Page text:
Real Life in Star Trek, A Matter of Honor
In these posts, we discuss a non-“Free as in Freedom” popular culture franchise property, including occasional references to part of that franchise behind a paywall. My discussion and conclusions carry a Free Culture license, but nothing about the discussion or conclusions should imply any attack on the ownership of the properties. All the big names are trademarks of the owners, and so forth, and everything here relies on sitting squarely within the bounds of Fair Use, as criticism that uses tiny parts of each show to extrapolate the world that the characters live in.
I initially outlined the project in this post, for those falling into this from somewhere else. In short, we attempt to use the details presented in Star Trek to assemble a view of what life looks like in the Federation. This “phase” of the project changes from previous posts, however. The Next Generation takes place long after the original series, so we shouldn’t expect similar politics and socialization. Maybe more importantly, I enjoy the series less.
Put simply, you shouldn’t read this expecting a recap or review of an episode. Many people have done both to death over nearly sixty years. You will find a catalog of information that we learn from each episode, though, so expect everything to be a potential “spoiler,” if you happen to have that irrational fear.
Rather than list every post in the series here, you can quickly find them all on the startrek tag page.
A Matter of Honor
Another week, another mess. I’d blame it on the writers strike, if it didn’t feel so consistent with the episodes from long before the strike…
WESLEY: Sorry. It’s a friend of mine. You look just like him.
MENDON: We are from the same geo-structure. Naturally we look alike.
WESLEY: How do you tell each other apart?
MENDON: We just do.
This exchange—and Riker’s amusement—infuriates me, because it tries to play on the racist insistence that people from various non-white ethnicities “all look alike,” but much like a lot of Coming of Age, they want to make this work as a legitimate idea (because the same actor plays both characters) and justify it, rather than highlight it as a problem. They could even have split the difference and suggested that the Benzites see differences that human eyes haven’t gotten accustomed to, or something like that. But instead, they literally all look alike.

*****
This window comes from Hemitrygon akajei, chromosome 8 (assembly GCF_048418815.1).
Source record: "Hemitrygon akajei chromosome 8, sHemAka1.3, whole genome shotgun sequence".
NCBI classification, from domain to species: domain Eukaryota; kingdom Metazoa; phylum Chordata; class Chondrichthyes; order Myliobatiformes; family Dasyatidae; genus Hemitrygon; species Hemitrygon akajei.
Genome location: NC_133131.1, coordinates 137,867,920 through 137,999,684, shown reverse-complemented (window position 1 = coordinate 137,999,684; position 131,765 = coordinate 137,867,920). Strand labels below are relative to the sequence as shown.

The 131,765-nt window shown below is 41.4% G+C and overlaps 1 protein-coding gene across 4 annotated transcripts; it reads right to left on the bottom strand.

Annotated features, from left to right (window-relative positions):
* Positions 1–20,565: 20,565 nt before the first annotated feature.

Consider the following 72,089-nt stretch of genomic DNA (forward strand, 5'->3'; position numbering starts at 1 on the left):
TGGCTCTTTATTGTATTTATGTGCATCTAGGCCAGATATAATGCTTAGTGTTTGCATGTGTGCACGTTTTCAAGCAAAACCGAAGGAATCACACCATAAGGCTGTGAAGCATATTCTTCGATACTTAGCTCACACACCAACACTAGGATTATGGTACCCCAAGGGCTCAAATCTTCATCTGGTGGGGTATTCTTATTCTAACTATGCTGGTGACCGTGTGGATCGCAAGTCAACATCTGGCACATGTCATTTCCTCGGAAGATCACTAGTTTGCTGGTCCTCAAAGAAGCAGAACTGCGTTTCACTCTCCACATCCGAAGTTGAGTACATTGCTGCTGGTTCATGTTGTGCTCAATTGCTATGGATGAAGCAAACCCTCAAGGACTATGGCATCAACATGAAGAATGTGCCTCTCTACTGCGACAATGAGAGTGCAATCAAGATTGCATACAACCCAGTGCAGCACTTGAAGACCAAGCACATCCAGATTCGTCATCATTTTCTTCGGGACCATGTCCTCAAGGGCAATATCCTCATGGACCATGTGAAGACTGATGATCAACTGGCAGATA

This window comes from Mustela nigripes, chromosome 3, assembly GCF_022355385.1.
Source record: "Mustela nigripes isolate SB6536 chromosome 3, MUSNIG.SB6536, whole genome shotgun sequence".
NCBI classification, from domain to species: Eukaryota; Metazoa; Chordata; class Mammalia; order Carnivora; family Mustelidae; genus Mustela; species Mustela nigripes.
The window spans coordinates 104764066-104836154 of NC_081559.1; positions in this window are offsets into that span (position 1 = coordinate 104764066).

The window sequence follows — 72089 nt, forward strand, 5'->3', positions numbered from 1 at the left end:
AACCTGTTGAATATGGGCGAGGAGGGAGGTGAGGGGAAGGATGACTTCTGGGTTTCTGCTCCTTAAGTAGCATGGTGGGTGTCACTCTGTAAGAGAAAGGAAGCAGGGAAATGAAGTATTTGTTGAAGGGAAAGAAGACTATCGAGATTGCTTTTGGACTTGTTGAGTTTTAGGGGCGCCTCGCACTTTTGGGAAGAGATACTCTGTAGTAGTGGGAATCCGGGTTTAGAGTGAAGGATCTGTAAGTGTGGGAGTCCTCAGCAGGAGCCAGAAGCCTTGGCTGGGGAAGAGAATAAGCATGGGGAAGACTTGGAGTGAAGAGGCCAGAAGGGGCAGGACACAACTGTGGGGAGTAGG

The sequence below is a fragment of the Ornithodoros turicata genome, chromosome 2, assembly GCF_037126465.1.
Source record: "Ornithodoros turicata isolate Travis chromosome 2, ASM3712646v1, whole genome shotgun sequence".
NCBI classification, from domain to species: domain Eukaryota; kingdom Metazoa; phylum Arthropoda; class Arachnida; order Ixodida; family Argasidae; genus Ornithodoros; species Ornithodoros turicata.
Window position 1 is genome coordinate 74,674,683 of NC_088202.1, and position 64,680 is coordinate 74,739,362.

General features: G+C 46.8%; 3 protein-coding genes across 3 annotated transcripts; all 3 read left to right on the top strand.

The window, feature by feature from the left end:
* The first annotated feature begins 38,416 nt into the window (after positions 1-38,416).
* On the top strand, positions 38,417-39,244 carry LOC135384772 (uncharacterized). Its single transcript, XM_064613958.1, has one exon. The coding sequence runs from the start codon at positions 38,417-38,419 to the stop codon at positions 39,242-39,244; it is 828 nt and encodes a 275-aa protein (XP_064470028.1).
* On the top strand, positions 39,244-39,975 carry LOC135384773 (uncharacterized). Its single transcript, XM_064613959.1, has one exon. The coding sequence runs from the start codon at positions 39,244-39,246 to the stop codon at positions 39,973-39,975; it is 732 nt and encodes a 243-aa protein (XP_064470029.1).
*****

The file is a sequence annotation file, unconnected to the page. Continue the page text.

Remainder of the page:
PICARD: Commander Riker, report to the Phaser Range, please
Yep. They always have plenty of time to play games.
PULASKI: What is that?
Once again, we find people excited to tell us how disgusted they feel about foreign food. And, once again, the food in question bears more than a passing resemblance to Earth foods, reinforcing racism on that front.
Interestingly, this time, their disgust will fall on both sides of the class divide. Most of the foods that they show here—organ meat, insects, and so forth—we tend to associate with poorer people. But later, they’ll make a big deal of eating live gagh, forgetting that people go out of their way to eat certain kinds of sashimi, sea urchins, and oysters live, and I believe that we generally associate all those with upper classes.
PULASKI: I know all about that. Their beliefs are rather brutal, but usually what kills us kills them.
Who said that Star Trek doesn’t educate us? This episode just taught young viewers that the first steps in preparing for an exchange program involve learning how to murder people…
Please don’t ever do that.
O’BRIEN: I wouldn’t want to go.
O’BRIEN: You’re not afraid, are you.
RIKER: No, I’m not.
O’BRIEN: I would be. Ready, sir.
On one hand, this comes off as fairly racist. He, an officer who we haven’t gotten to know—despite his recurring presence since Encounter at Farpoint—fears working with Klingons. However, if you’ll pardon some non-Picard-related jumping around the timeline, O’Brien will become part of the main cast of Deep Space Nine a couple of years after this episode, where we’ll find out that he does, in fact, have a fairly strong racist streak in him related to his military campaigns against Cardassians, and he starts to deal with it.
MENDON: It is a Benzite regulation. No officer on the deck of one of our ships would report an occurrence like this until he had a full analysis and a resolution. I have simply followed proper procedures.
Does each species in the Federation have its own regulations, or do the Benzites have a fleet independent of Starfleet?
TACTICS: They are inquisitive. They would like to know how you would endure.
RIKER: Endure what?
RIKER: One or both?
I see that Riker has found his people. Sexual harassment for everyone!
VEKMA: I may be back for you.
RIKER: Is she serious?
And, as we’ve seen fairly consistently, as soon as talking about sex becomes prospects regarding sex, he panics.